when you have to write & you’re not at your best

imageLife is hectic.

My life is very hectic right now.

In my personal and professional life, I have quite a bit going on. And to me, that’s putting it lightly, but I’m trying so hard not to make this completely about me…ish.

When life is doing its thing, sometimes your writing schedule gets shifted around. Sure, you can schedule time all you like for certain times of day to make sure you get your editing and word counts in, but you are not guaranteed that time is going to fall when you’re at your “best.”

If you recall, I posted previously about writing during your best time of day. Morning, afternoon, evening, middle of the night– everyone is wired differently. And, if you remember, I told you I was a morning person.

However, lately, I haven’t been able to write at my designated “best” time.

I used to be able to rise at the crack of dawn, make a cup of coffee, and sit down ready to face the world of my creation before dealing with the real one.

That’s not my reality right now, though. And that happens. Life happens.

So what do you do?

Just. Keep. Writing.

This past week I’ve been working on edits, which is incredibly exciting, intimidating, and exhausting. After my day has finally come to a close and I sit down to start my writer’s life routine, I stare at the beverage of my choice and debate if I should bite the bullet and make it caffeinated.

I have such an old soul that if I drink caffeine late, I’m up all night– and I’m not a “spring chicken” who can do that anymore because I have other little lives to take care of during the day. But I also know that if I don’t have something, I’m not going to hit my goals for the day.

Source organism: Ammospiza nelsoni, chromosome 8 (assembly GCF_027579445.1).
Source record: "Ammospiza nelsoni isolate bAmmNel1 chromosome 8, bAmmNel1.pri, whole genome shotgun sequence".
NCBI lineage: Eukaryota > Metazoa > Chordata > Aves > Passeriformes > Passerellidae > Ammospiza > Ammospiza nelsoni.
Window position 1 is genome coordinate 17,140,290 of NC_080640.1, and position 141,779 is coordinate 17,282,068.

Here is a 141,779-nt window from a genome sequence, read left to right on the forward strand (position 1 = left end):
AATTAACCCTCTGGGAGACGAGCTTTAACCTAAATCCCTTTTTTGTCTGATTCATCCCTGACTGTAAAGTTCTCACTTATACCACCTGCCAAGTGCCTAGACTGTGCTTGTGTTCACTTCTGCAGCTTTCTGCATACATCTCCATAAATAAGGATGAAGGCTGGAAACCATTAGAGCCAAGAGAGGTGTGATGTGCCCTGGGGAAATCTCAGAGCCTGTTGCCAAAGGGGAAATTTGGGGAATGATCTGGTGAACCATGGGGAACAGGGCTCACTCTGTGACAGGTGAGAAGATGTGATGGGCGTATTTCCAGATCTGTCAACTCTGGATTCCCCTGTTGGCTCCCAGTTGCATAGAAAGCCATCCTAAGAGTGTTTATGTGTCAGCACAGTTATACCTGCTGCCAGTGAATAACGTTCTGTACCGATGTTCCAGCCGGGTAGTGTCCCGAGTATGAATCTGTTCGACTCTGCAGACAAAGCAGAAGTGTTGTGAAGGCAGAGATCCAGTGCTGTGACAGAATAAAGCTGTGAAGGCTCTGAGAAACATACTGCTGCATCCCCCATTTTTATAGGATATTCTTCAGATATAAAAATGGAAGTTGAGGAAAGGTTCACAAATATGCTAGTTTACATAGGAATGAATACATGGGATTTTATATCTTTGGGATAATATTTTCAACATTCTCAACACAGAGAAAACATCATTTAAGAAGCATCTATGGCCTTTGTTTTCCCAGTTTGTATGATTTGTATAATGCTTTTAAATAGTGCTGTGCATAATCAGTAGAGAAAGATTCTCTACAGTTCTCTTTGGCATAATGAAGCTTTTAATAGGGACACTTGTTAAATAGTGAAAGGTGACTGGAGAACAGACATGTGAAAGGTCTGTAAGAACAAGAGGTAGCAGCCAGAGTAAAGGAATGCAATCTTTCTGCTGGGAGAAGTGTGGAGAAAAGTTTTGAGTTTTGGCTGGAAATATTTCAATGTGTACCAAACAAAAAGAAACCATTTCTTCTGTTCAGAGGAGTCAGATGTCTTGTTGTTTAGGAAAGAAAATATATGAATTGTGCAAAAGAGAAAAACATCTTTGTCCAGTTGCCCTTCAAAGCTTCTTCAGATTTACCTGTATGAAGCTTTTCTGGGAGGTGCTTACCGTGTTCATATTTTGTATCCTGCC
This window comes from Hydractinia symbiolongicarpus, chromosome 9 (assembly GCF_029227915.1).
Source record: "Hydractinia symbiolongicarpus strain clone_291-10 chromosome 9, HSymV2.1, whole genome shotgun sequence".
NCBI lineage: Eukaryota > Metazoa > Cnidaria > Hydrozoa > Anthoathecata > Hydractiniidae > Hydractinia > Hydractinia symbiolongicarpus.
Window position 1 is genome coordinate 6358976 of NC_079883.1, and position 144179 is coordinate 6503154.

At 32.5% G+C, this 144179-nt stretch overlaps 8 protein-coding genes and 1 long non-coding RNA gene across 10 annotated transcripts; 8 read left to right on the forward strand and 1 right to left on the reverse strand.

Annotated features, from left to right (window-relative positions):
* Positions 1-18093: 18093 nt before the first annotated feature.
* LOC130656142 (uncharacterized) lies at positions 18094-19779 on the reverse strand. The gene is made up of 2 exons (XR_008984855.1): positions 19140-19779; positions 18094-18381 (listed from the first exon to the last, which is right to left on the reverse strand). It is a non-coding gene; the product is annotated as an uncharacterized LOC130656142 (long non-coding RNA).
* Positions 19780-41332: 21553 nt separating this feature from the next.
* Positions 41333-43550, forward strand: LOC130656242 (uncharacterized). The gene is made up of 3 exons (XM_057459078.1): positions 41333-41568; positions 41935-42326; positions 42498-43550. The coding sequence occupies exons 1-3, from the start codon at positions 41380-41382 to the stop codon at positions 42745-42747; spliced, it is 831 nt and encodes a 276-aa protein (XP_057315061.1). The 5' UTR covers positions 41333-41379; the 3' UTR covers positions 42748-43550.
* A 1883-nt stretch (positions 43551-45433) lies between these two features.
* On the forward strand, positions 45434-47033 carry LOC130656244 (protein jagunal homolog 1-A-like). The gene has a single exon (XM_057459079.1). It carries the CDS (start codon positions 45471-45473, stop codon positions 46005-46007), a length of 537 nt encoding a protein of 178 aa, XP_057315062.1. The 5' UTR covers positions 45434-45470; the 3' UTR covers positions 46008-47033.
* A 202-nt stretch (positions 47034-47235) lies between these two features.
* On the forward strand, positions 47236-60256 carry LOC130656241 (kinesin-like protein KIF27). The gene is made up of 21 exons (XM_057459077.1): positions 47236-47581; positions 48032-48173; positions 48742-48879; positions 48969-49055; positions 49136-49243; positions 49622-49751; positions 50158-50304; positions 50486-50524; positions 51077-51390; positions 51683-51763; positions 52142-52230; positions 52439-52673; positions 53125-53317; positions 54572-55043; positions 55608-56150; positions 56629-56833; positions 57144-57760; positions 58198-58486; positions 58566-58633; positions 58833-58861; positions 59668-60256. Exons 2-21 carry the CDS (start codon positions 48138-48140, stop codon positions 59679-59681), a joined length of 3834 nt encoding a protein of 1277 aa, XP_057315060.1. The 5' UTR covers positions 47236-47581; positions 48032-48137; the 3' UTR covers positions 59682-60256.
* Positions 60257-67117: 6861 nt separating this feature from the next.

Fine a new strategy.

Caffeine isn’t always the answer (although it does usually help). But finding a new way to look at things, or work, can be very useful. For example, if I’m writing in the morning my favorite spot in the house is the nursery/guest room. It gets the most light, and I can get comfy on the guest bed with the sunlight streaming in and feel so inspired.

My writing lately, though, is at night. So if I were to cozy up in the bed, odds are I’d fall asleep. So I sit at our kitchen table in our straight-back chairs and try to tone out the white noise coming over the baby monitor as my fingers move. I’ll walk around often, to keep the blood flowing and my eyelids open, and I do my very best to keep the lights nice and bright so I’m alert.

Know when to keep going and when to stop.

There comes a point with writing and editing where you know if you’re doing poorly. Whether it’s because you’re tired or hopelessly distracted, if you find that you’re mind is constantly being pulled from what you’re making yourself do, take a breather. Pushing through might seem like a good plan, but if you don’t stop you might be making extra work for yourself in the end– and you could be losing some valuable sleep, play, cleaning– whatever– time.

I’m not trying to contradict myself.

Yes, you need to keep writing. Just because you have a schedule shift does not mean you should forego writing until it’s back the way you want it. BUT if you’re pushing the words to come out unnaturally, better to take a breath, find a distraction, and get back to it in a few minutes, or an hour, or the next day. Whatever is going to work best for you.

As authors, we deal with timelines. Our writing, editing, querying, publishing– they’re all going to involve times when we have to buckle down and DO IT, and it’s not always going to be ideal.

But when has being a writer ever been EASY?

 

 

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